For me, Mp3 is the perfect way to access my music collection. Unlike emil_greer, I only see the CD as the way to get the music into my collection legally, but which I then proceed to rip onto my hard-drive. The CD is then stored in a big box in the cellar with the rest (saving a lot of shelf space in the bargain), but I feel that to support the artist I should buy the embodied carrier. Second, and as important, the CD serves as a back-up copy against the possiblity of losing the data in a HD crash.
But I have come to appreciate the comfort of listening to my music digitally without ever having to change discs. When I buy a music CD, I see it as buying a license to listen to the music I like, however I like to do it (so copy protection infringes on my customer rights of fair use). BTW: The license to use (hear) the music is also embodied in badly scratched, used CD's, so buying those, and getting the music off the net is perfectly acceptable. The artist has gotten his profits from the original sale, and probably from the former owners' replacement as well. OTOH, buying a CD, ripping it and then reselling it, is not.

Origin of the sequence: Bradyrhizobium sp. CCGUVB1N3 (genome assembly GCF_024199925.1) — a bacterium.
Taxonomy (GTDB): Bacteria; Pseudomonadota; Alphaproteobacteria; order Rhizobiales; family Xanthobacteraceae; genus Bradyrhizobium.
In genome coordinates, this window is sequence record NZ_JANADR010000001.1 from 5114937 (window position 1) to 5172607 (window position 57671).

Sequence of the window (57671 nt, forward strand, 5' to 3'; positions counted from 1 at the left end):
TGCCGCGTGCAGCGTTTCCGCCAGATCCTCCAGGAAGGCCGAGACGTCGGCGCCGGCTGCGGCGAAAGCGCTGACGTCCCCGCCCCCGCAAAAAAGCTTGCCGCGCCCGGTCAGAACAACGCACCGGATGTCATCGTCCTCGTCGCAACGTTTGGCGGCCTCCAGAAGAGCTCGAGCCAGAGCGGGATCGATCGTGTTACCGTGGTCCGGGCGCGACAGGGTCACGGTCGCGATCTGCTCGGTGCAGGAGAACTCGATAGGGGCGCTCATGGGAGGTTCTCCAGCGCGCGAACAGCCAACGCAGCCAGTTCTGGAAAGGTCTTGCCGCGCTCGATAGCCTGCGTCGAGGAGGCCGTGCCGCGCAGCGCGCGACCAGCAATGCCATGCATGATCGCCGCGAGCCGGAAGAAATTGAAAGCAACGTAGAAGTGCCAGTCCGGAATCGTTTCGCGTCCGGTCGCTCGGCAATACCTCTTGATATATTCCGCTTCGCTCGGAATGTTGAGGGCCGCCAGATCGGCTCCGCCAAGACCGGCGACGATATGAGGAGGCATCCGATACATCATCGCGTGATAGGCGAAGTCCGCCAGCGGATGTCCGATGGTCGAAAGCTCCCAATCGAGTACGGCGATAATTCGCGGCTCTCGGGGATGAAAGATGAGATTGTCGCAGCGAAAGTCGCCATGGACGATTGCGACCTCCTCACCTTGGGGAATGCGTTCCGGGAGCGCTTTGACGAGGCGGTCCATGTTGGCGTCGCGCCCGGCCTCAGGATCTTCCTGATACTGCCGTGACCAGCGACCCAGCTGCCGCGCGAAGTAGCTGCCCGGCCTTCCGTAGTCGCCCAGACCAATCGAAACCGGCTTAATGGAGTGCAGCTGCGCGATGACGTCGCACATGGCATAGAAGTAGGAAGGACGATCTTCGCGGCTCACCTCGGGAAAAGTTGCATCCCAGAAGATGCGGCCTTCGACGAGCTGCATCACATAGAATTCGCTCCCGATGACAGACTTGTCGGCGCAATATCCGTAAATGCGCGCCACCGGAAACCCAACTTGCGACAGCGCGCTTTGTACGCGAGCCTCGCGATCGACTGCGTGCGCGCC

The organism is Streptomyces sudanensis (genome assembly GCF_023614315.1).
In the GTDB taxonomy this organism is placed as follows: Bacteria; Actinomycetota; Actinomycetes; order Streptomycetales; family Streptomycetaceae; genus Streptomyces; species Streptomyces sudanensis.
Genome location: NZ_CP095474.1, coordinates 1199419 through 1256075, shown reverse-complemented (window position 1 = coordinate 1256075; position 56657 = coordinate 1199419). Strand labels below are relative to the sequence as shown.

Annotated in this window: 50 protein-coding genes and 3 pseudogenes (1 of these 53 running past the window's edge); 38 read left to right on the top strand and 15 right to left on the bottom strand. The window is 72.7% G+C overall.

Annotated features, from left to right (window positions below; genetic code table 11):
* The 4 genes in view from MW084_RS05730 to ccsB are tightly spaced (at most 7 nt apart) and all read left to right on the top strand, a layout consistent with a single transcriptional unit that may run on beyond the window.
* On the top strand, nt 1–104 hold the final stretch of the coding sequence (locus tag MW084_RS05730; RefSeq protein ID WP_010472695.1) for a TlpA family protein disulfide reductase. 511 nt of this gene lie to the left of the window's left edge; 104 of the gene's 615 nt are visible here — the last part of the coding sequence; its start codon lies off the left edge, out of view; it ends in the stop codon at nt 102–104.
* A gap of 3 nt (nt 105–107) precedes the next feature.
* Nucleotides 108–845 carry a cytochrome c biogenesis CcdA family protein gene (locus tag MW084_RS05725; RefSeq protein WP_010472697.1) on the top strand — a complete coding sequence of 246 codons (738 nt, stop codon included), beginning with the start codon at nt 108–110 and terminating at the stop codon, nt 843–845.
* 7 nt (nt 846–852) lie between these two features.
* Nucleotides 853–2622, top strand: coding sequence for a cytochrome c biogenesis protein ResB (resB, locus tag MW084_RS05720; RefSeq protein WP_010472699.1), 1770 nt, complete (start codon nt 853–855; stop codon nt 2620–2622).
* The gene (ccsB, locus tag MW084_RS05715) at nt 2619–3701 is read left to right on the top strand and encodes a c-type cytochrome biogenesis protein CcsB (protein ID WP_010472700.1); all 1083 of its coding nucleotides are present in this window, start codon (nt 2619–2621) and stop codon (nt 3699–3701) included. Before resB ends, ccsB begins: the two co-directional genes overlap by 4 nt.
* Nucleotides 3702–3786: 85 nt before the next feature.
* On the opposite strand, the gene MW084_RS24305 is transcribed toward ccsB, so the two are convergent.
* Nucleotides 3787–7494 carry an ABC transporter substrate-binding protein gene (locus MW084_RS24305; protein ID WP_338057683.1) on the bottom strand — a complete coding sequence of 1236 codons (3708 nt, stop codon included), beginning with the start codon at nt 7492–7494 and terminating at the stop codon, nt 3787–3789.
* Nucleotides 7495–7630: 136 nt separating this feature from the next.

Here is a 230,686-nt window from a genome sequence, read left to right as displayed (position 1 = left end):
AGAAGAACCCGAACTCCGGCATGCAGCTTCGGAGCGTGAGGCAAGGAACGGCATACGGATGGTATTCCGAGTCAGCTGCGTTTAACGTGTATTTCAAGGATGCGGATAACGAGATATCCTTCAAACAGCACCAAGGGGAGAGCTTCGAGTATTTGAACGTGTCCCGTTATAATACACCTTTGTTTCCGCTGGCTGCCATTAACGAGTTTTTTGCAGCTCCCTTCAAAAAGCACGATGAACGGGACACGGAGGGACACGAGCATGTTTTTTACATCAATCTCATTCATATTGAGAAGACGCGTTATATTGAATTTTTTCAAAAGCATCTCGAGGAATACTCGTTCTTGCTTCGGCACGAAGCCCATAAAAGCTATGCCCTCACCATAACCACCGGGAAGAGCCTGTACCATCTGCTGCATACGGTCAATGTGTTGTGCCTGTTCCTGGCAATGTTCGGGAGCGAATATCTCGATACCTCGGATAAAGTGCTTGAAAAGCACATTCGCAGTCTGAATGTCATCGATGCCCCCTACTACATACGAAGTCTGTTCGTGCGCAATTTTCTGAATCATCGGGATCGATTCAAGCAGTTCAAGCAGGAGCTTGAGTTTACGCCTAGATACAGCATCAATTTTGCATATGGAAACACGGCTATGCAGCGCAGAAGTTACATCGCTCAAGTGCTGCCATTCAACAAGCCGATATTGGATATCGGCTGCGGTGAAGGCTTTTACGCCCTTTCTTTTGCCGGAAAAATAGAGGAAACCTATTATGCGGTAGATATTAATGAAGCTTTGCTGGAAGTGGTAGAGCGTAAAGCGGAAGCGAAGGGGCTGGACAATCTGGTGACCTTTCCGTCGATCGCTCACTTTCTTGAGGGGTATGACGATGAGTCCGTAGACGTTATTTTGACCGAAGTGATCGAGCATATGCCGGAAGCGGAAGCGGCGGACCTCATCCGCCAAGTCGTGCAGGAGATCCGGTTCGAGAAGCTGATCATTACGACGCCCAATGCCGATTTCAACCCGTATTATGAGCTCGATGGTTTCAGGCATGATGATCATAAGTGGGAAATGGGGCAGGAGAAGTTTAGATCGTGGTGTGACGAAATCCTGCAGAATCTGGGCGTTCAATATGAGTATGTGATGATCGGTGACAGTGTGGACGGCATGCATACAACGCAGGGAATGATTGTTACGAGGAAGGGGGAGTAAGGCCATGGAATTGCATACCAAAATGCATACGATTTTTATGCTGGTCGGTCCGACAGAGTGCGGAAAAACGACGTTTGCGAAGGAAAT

When played back over my stereo, and sampled at 168 kbps, I am unable to hear any difference between Mp3 and the original, so the comfort of being your own radio station by selecting your collection (or part of it), clicking shuffle and thereby ensuring musical entertainment for hours without needing to give it further consideration, not having to stop what you are doing every 45-74 minutes to change discs greatly expands on my listening pleasure. The act of putting the CD into the player emil_greer describes, holds no special meaning or pleasure for me.
The other argument made above still applies, of course. MP3 is a great way to sample new and unknown stuff from the comfort of your own home. But remember: Delete what you don't like and buy what you do, everything else is theft. Support the music you like. Resist efforts to restrain you in utilizing your rights.